• In what ways have perceptions, understandings, and assumptions about parents and pregnant women in dance spaces and workplaces changed, developed, or transformed over time?
• How do parents in dance approach and adapt their bodies to the evolving physical demands of pregnancy and parenthood?
• What role does a particular dance education sector (primary, secondary, private studio or school, postsecondary/tertiary, community dance, conservatory) play in the experiences of pregnant women and parents in dance?
• When considering intersectional identities of gender, race, class, ethnicity, sexual identity, spiritual or religious identity, among others, what additional challenges emerge and affect pregnant women and parents in dance?
• How does parental status affect dance employment and careers? We invite papers addressing issues, ideas or topics that may include (but are not limited to) the following:
• Examination of inclusive dance research, knowledge exchange, and practice in school-based and/or community-based settings that addresses dancing parents’ experiences in teaching, learning, creating, or working with colleagues.
• Engagement with historical, social, political, economic structures and/or educational policy, pedagogy and practice relating to dance and the experience of pregnancy and/or parenthood.
• Exploration of dance, pregnancy, and parenting outcomes relating to, for example, dance and social diversity, widening participation, and/or health and well-being.
• Integration and implementation of women’s and gender studies research, social sciences research, and/or dance science research or somatic practices into the studio teaching environment and/or choreography.
• Exploration of inequities and inequalities affecting pregnant women and dancing parents and the impacts on physical and mental health, well-being, participation, opportunity, inclusion, community, and social engagement.
Theoretical, empirical, mixed-method, case study, autoethnographic and practice-based articles using varied modes of enquiry will be considered.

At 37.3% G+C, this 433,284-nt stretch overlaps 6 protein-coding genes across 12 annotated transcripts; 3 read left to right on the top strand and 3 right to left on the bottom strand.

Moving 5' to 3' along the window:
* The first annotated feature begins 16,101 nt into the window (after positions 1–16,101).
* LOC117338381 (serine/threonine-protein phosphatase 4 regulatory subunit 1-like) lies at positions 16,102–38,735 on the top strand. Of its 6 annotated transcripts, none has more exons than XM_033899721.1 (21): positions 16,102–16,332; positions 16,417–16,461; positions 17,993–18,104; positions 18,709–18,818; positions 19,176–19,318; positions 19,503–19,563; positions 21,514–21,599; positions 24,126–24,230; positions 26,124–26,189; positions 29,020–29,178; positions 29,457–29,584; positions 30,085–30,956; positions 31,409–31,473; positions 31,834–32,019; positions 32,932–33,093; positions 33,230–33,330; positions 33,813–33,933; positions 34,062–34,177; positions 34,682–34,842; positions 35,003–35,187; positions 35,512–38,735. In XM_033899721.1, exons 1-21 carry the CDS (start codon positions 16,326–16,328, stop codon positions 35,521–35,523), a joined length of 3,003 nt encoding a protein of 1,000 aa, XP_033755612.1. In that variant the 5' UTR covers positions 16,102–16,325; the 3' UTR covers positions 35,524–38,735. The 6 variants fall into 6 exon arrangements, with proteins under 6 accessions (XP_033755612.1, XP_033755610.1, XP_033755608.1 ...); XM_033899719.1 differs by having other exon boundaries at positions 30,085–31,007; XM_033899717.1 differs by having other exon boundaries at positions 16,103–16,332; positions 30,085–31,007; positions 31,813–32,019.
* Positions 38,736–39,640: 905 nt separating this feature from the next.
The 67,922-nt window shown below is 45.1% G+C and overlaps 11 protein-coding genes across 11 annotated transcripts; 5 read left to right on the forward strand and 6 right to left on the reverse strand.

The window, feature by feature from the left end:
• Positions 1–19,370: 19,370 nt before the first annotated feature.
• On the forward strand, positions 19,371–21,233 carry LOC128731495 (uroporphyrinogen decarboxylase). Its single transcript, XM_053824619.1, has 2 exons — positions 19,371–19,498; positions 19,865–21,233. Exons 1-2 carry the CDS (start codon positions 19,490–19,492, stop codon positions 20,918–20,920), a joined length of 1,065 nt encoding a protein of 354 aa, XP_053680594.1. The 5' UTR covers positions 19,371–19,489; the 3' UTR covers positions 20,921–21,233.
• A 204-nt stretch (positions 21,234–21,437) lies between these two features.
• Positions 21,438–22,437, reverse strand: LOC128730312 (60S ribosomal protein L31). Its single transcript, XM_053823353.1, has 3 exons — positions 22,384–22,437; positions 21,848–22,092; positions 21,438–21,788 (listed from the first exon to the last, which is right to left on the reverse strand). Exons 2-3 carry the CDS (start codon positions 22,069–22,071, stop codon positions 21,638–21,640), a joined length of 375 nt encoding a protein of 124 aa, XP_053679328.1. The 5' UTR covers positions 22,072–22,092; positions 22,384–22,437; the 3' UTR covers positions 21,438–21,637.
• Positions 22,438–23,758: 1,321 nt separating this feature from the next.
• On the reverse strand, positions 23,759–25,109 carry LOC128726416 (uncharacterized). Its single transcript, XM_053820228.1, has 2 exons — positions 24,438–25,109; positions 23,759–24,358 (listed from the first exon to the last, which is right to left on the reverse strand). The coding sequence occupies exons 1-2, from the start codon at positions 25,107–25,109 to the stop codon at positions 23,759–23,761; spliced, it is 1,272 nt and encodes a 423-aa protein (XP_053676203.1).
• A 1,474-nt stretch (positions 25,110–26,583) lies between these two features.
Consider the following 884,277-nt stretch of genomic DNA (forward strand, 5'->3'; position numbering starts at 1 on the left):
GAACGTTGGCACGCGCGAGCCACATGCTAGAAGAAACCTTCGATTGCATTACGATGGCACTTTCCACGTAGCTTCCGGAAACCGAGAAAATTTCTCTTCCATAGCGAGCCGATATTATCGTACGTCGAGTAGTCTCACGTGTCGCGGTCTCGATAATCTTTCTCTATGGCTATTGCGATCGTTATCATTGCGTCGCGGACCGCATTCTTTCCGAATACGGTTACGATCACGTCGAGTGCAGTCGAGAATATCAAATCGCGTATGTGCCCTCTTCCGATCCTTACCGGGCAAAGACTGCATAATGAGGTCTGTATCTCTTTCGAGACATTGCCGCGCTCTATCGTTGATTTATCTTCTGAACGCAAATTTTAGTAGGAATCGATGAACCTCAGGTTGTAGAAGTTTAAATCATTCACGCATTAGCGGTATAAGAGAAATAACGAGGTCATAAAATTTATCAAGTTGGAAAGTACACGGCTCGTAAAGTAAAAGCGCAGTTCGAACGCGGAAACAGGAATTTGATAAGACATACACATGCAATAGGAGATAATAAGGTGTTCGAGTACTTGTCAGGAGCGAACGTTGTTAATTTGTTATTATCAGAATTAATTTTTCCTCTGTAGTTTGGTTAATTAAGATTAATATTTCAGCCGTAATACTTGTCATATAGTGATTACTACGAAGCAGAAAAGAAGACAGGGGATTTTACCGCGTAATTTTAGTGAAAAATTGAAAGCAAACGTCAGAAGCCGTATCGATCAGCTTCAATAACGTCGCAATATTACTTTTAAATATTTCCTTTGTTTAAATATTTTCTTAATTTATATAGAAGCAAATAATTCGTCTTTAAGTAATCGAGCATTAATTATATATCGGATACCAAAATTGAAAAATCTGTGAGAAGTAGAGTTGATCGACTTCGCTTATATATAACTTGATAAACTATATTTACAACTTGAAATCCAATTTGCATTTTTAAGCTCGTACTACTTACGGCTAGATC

Deadline for paper submission is 7th January 2022.
We seek contributions of ideally 5000–8000 words addressing any of these suggested issues and focused on Dancing, Parenting and Professional Challenges. When submitting please click the special issue tab on ScholarOne so that the submission can be considered for the special issue. The papers will be read by the Editors and blind reviewed by two peer-reviewers. A decision will be returned that may require major or minor amendments or the paper may be accepted without further work or rejected if the paper is deemed unsound or unsuitable.
The process of review until acceptance can take at least 6 months. If there are more papers submitted than exceed space to print within the special issue, decisions will be made amongst the Editors for the special issue collection and the articles that are not included will be considered within the reviewing process for publication in the main issue.
Papers by previously unpublished authors may be submitted to be considered for the Linda Rolfe New Writers Prize as part of this issue or a main issue. The New Writer’s Prize is an open competition across all the issues of the journal published within the year. Two/three articles will be shortlisted but only one prize will be awarded by the board. The winning article will receive a prize bundle. Please indicate if you wish to enter when you submit your paper by selecting ‘New Writers Prize’ as the manuscript type. Indicate special or main issue in your note to the Editor.
All manuscripts should be submitted online at the Research in Dance Education Manuscript Central site at http://mc.manuscriptcentral.com/crid For further information on the journal and Instructions for Authors, please visit the journal’s dedicated website http://www.tandfonline.com/crid